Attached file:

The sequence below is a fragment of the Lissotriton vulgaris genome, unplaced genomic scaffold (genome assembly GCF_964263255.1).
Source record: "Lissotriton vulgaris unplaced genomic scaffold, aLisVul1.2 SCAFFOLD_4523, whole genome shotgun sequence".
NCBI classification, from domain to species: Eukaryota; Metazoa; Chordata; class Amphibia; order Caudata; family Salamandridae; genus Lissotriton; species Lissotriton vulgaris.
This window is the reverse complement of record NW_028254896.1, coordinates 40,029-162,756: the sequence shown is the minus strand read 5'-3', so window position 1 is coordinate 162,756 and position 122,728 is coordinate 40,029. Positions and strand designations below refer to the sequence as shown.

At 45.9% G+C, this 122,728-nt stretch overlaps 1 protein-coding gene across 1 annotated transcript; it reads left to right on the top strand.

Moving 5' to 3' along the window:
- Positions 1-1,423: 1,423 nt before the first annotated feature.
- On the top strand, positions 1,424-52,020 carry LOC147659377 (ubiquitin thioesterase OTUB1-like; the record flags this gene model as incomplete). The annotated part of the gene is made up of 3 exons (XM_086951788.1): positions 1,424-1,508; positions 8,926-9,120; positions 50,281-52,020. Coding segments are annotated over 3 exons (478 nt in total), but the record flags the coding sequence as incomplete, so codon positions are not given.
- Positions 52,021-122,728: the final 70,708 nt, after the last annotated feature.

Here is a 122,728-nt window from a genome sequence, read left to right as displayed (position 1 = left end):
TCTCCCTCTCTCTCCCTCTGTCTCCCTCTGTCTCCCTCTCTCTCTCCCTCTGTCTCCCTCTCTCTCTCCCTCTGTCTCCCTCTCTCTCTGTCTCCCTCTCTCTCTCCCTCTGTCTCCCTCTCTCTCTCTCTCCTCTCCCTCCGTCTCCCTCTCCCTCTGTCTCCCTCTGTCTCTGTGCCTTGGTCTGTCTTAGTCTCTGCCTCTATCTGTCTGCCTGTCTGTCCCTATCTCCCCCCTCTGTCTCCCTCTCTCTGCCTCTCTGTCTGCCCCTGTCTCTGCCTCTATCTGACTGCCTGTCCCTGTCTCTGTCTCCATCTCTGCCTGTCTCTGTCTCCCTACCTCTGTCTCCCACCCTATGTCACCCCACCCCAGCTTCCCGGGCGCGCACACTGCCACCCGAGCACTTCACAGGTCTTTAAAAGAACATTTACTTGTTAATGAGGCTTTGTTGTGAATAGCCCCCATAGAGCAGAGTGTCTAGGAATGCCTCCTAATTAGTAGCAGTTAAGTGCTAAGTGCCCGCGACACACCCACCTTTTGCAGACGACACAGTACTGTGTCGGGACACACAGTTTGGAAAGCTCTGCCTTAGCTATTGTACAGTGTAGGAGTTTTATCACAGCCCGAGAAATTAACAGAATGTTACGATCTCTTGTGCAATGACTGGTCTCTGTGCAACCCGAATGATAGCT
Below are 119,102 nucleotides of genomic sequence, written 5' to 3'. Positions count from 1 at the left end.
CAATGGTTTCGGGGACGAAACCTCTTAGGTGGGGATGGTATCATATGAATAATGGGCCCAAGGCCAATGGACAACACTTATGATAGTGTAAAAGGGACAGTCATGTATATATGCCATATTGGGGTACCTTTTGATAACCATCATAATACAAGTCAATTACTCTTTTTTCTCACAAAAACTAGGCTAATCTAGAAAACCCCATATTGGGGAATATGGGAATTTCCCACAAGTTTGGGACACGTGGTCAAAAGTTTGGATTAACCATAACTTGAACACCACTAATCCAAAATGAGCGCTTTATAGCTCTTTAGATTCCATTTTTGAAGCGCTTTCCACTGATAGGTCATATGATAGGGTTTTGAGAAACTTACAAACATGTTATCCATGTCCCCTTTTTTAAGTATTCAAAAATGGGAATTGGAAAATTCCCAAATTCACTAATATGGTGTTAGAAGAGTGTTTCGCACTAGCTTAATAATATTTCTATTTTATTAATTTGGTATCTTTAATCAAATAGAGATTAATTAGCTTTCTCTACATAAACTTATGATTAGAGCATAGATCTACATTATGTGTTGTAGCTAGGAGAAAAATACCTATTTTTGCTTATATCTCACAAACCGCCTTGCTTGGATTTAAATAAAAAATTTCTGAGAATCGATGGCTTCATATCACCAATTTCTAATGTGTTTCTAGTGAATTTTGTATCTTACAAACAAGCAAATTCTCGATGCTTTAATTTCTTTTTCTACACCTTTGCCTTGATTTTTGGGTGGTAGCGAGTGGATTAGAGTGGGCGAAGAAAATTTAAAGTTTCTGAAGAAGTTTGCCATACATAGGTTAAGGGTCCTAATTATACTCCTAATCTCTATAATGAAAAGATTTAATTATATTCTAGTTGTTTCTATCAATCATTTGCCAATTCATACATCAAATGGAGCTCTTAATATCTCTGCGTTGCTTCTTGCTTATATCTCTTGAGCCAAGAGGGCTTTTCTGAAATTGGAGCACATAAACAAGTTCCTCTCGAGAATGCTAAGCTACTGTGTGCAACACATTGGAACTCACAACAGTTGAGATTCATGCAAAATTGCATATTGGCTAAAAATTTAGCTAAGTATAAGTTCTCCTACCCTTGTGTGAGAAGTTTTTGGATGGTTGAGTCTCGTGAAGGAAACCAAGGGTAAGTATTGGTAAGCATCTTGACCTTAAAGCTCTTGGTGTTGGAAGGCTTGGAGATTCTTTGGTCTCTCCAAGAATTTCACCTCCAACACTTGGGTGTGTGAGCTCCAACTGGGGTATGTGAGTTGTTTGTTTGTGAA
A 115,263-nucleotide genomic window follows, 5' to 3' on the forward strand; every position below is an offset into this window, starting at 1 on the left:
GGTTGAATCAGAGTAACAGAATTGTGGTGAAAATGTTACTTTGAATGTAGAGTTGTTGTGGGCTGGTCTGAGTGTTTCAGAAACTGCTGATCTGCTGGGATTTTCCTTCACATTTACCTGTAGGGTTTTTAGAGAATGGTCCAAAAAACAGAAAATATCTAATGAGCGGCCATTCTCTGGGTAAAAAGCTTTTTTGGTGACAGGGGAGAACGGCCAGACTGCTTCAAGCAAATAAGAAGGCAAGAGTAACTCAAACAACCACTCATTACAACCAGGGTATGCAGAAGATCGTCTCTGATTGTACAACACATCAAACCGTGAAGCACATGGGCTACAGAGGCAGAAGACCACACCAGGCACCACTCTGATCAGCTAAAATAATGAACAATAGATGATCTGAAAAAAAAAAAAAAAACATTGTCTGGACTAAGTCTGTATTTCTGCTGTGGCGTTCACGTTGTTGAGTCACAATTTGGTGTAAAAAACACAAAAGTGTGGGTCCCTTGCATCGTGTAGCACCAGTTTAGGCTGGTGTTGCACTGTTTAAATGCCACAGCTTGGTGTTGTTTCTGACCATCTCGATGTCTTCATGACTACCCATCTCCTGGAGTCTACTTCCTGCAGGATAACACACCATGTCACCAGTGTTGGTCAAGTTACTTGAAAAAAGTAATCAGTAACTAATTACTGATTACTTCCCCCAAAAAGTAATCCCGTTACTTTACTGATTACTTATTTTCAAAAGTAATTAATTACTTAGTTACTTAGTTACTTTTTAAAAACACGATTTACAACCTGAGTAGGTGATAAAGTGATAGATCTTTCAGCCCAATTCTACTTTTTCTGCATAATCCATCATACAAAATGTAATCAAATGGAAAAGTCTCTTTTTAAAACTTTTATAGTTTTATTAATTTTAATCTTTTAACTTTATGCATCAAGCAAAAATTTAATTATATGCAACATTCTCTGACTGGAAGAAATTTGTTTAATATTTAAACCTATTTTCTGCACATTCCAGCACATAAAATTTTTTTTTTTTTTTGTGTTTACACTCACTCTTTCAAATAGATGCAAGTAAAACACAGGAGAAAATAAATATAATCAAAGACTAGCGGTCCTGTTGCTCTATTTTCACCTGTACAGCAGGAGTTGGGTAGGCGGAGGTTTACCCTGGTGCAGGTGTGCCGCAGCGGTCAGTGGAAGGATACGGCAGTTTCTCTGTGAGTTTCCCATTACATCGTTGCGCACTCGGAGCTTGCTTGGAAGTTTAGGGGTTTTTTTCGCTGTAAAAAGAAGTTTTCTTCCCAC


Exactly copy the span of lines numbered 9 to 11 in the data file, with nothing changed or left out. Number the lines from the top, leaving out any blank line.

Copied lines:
- Positions 52,021-122,728: the final 70,708 nt, after the last annotated feature.

Here is a 122,728-nt window from a genome sequence, read left to right as displayed (position 1 = left end):
TCTCCCTCTCTCTCCCTCTGTCTCCCTCTGTCTCCCTCTCTCTCTCCCTCTGTCTCCCTCTCTCTCTCCCTCTGTCTCCCTCTCTCTCTGTCTCCCTCTCTCTCTCCCTCTGTCTCCCTCTCTCTCTCTCTCCTCTCCCTCCGTCTCCCTCTCCCTCTGTCTCCCTCTGTCTCTGTGCCTTGGTCTGTCTTAGTCTCTGCCTCTATCTGTCTGCCTGTCTGTCCCTATCTCCCCCCTCTGTCTCCCTCTCTCTGCCTCTCTGTCTGCCCCTGTCTCTGCCTCTATCTGACTGCCTGTCCCTGTCTCTGTCTCCATCTCTGCCTGTCTCTGTCTCCCTACCTCTGTCTCCCACCCTATGTCACCCCACCCCAGCTTCCCGGGCGCGCACACTGCCACCCGAGCACTTCACAGGTCTTTAAAAGAACATTTACTTGTTAATGAGGCTTTGTTGTGAATAGCCCCCATAGAGCAGAGTGTCTAGGAATGCCTCCTAATTAGTAGCAGTTAAGTGCTAAGTGCCCGCGACACACCCACCTTTTGCAGACGACACAGTACTGTGTCGGGACACACAGTTTGGAAAGCTCTGCCTTAGCTATTGTACAGTGTAGGAGTTTTATCACAGCCCGAGAAATTAACAGAATGTTACGATCTCTTGTGCAATGACTGGTCTCTGTGCAACCCGAATGATAGCT